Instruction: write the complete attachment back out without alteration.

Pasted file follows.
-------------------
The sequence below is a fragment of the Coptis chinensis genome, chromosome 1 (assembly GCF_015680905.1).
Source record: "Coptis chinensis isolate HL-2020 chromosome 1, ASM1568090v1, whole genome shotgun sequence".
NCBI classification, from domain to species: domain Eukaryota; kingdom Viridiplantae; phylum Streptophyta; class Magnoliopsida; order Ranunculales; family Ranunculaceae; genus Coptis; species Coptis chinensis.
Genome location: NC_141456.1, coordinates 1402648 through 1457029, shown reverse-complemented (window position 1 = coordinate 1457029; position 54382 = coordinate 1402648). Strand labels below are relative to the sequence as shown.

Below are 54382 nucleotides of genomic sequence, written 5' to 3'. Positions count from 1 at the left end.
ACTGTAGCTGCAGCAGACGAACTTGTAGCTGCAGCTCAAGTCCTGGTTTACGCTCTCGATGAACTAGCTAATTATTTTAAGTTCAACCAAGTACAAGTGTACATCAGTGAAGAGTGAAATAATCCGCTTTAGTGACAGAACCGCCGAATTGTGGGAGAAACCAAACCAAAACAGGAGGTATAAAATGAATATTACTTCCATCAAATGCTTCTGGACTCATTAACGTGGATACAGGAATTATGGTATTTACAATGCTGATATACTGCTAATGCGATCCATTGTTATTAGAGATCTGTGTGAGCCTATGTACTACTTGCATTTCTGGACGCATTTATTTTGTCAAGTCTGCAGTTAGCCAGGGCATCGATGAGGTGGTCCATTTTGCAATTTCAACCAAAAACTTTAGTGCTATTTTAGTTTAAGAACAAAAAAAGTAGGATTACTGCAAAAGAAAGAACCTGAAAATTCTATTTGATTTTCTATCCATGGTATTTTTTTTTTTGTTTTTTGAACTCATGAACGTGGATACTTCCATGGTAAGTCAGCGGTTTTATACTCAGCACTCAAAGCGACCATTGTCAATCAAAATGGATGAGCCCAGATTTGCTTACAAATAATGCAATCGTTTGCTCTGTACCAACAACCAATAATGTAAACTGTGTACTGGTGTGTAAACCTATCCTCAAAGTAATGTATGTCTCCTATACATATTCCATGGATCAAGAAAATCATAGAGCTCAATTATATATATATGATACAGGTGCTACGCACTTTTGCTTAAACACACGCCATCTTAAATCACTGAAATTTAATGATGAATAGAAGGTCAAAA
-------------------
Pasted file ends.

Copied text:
The sequence below is a fragment of the Coptis chinensis genome, chromosome 1 (assembly GCF_015680905.1).
Source record: "Coptis chinensis isolate HL-2020 chromosome 1, ASM1568090v1, whole genome shotgun sequence".
NCBI classification, from domain to species: domain Eukaryota; kingdom Viridiplantae; phylum Streptophyta; class Magnoliopsida; order Ranunculales; family Ranunculaceae; genus Coptis; species Coptis chinensis.
Genome location: NC_141456.1, coordinates 1402648 through 1457029, shown reverse-complemented (window position 1 = coordinate 1457029; position 54382 = coordinate 1402648). Strand labels below are relative to the sequence as shown.

Below are 54382 nucleotides of genomic sequence, written 5' to 3'. Positions count from 1 at the left end.
ACTGTAGCTGCAGCAGACGAACTTGTAGCTGCAGCTCAAGTCCTGGTTTACGCTCTCGATGAACTAGCTAATTATTTTAAGTTCAACCAAGTACAAGTGTACATCAGTGAAGAGTGAAATAATCCGCTTTAGTGACAGAACCGCCGAATTGTGGGAGAAACCAAACCAAAACAGGAGGTATAAAATGAATATTACTTCCATCAAATGCTTCTGGACTCATTAACGTGGATACAGGAATTATGGTATTTACAATGCTGATATACTGCTAATGCGATCCATTGTTATTAGAGATCTGTGTGAGCCTATGTACTACTTGCATTTCTGGACGCATTTATTTTGTCAAGTCTGCAGTTAGCCAGGGCATCGATGAGGTGGTCCATTTTGCAATTTCAACCAAAAACTTTAGTGCTATTTTAGTTTAAGAACAAAAAAAGTAGGATTACTGCAAAAGAAAGAACCTGAAAATTCTATTTGATTTTCTATCCATGGTATTTTTTTTTTTGTTTTTTGAACTCATGAACGTGGATACTTCCATGGTAAGTCAGCGGTTTTATACTCAGCACTCAAAGCGACCATTGTCAATCAAAATGGATGAGCCCAGATTTGCTTACAAATAATGCAATCGTTTGCTCTGTACCAACAACCAATAATGTAAACTGTGTACTGGTGTGTAAACCTATCCTCAAAGTAATGTATGTCTCCTATACATATTCCATGGATCAAGAAAATCATAGAGCTCAATTATATATATATGATACAGGTGCTACGCACTTTTGCTTAAACACACGCCATCTTAAATCACTGAAATTTAATGATGAATAGAAGGTCAAAA